At another hotel, the Oberoi, staff members ushered restaurant diners into the kitchen and out the door; at that hotel, 10 employees were among the dead.
At Victoria Terminus, also known as Chhatrapati Shivaji Terminus, Mr. Zende’s calls prevented many commuters from walking into the path of two gunmen. “It occurred to me, I should prevent people from going to that side,” he said.
The attackers had already shot up the other wing of the 130-year-old railway station, littering it with dead bodies, puncturing windows with bullet holes.
In choosing their targets, the gunmen spared neither rich nor poor, neither Westerners nor Indians.
At the Taj, for instance, Mr. Minocha was on duty at the Golden Dragon restaurant when gunmen stormed the hotel lobby. He cracked open the door, saw the commotion and promptly closed it. He and his fellow workers escorted diners at his restaurant to the city’s most expensive Japanese restaurant, and finally up to The Chambers, where guests were invited to sit and wait it out.
“They were doing everything they could,” said Bhisham Mansukhani, who had been attending a friend’s wedding reception that night, before he was shepherded into The Chambers.
For the next several hours, the staff tried to keep everyone calm and well-fed. At one point, Mr. Minocha recalled Monday from his hospital bed, he had seen the red dome of the hotel on fire.
Well before dawn, security officers instructed that guests leave in groups of four. The hotel staff lined up, as though in a chain. Some people got out. Others did not. Bullets suddenly came in a burst. That is when Mr. Minocha was hit twice in the forearm.
The gunfire led to a near stampede. Mr. Minocha made it outside, screaming for help. Those who were still inside made a U-turn to The Chambers, which is when a maintenance worker named Rajan Kamble was shot in the back.
The bullet went straight through his abdomen, perforating his intestines, which a couple who had been dining at the restaurant, Prashant and Tilu Mangeshikar, both doctors, tried to push back into place with some bandages and bedsheets.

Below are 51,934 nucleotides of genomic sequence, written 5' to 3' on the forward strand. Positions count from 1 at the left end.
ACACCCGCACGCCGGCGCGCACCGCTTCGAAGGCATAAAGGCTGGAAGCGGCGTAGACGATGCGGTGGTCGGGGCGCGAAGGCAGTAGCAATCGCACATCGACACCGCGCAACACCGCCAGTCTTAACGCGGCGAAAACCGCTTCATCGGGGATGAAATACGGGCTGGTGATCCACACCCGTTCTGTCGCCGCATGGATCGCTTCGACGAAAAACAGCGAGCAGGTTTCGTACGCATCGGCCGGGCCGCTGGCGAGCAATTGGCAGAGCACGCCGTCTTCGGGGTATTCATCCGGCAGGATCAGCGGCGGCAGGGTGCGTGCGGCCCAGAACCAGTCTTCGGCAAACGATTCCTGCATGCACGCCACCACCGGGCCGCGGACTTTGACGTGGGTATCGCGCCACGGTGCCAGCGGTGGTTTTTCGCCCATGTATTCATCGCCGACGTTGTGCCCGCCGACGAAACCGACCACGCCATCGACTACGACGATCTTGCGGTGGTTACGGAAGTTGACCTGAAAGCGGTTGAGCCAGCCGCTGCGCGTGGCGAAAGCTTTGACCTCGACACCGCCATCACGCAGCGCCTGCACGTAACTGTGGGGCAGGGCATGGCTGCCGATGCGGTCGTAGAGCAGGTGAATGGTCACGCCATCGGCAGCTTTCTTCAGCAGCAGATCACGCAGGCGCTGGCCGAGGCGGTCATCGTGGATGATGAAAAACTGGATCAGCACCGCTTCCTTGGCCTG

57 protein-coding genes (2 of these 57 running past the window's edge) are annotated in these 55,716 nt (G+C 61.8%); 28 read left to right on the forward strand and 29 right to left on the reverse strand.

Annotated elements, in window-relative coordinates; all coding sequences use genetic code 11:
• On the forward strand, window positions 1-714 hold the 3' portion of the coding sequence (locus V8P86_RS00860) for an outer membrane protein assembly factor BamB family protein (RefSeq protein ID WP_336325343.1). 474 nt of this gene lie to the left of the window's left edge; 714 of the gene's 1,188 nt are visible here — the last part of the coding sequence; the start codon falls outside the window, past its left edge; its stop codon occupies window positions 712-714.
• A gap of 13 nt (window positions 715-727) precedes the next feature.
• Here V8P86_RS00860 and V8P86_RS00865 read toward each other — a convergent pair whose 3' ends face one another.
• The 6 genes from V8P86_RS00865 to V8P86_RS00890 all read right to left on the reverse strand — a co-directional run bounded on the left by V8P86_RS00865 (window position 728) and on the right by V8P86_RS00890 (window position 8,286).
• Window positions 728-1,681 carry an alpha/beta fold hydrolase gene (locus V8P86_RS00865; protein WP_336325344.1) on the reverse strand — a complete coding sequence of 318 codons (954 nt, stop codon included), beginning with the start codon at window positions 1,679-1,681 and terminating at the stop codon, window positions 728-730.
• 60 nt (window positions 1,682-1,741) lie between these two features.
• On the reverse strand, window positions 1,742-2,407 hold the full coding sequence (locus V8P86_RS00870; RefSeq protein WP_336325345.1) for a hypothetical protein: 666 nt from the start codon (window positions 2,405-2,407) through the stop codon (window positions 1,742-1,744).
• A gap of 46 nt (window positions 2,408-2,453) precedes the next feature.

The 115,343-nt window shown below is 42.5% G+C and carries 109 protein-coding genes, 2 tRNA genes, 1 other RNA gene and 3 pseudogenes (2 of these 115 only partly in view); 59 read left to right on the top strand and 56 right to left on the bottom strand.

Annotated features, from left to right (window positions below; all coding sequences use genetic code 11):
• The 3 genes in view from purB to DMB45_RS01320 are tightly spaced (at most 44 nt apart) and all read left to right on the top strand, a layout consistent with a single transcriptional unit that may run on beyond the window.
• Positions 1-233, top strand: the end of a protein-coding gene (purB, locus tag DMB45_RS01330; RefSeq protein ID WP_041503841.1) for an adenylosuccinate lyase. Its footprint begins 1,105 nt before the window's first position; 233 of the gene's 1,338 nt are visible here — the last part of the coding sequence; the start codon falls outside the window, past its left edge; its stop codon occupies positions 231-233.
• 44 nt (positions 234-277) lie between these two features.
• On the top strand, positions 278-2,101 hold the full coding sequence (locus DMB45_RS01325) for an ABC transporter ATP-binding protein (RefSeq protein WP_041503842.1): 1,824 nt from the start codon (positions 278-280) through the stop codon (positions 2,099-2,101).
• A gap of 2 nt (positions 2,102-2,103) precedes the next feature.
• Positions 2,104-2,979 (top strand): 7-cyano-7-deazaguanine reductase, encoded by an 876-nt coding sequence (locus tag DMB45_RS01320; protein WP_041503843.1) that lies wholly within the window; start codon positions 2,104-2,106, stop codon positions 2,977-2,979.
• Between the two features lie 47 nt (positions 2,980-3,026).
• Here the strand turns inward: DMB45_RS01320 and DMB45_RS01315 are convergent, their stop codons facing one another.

Prashant Mangeshikar said that even when they were trapped inside a room in The Chambers, the young hotel staff kept unusually calm. “Everything was looking like a holy mess,” he recalled. “The majority was between 20 and 25. Nobody lost their cool.”
At Victoria Terminus, the gunmen acted with a cool precision.
They first struck the long-distance section of the Victoria Terminus, spraying the large waiting hall with gunfire. Those waiting were about to board the slow, crowded, poor-man’s train to Varanasi, scheduled to depart at 11:55 pm, one of many that ferry migrant workers between India’s hinterland and this, its dream city.
Satya Sheel Mishra, who runs a second-floor restaurant called Re-Fresh Food Plaza, saw the two gunmen take their positions and fire. Seven bullets pierced his glass windows. Crouching on the ground, he saw the men shoot indiscriminately and then march toward the other side of the station, where Mr. Zende made announcements for the commuter trains to the suburbs.
Mr. Zende saw the gunmen walk in front of his window. Then he crouched on the ground and heard them shoot. One bullet came through a window. Above his microphone, the Hindu elephant-god Ganesh, believed to be the remover of obstacles, sat in a blue box with twinkling red lights around him. Mr. Zende called his wife. “I am in the office. I’m safe. Don’t worry.”
Mr. Zende joined the railways at the age of 19, when his father, a railway guard, died. With a 10th-grade education, Mr. Zende began at the bottom of the ladder, working himself up to the announcement booth. Now, he commutes an hour and a half each way from a working-class corner on the city’s northern edges, naturally on the railways. He makes little more than $300 a month.
On Monday, a woman strode up the steep, narrow steps to his announcement booth and burst out her praise: “Mr. Zende, you have done such good work. We need more people like you.”
She declined to give her name. She said she was a retired scientist who had stepped out of her home for the first time since the attacks began. She railed against politicians.
Then she signed off. “Jai Hind,” she said, or “long live India.”
Mr. Zende quietly replied, “Jai Hind.”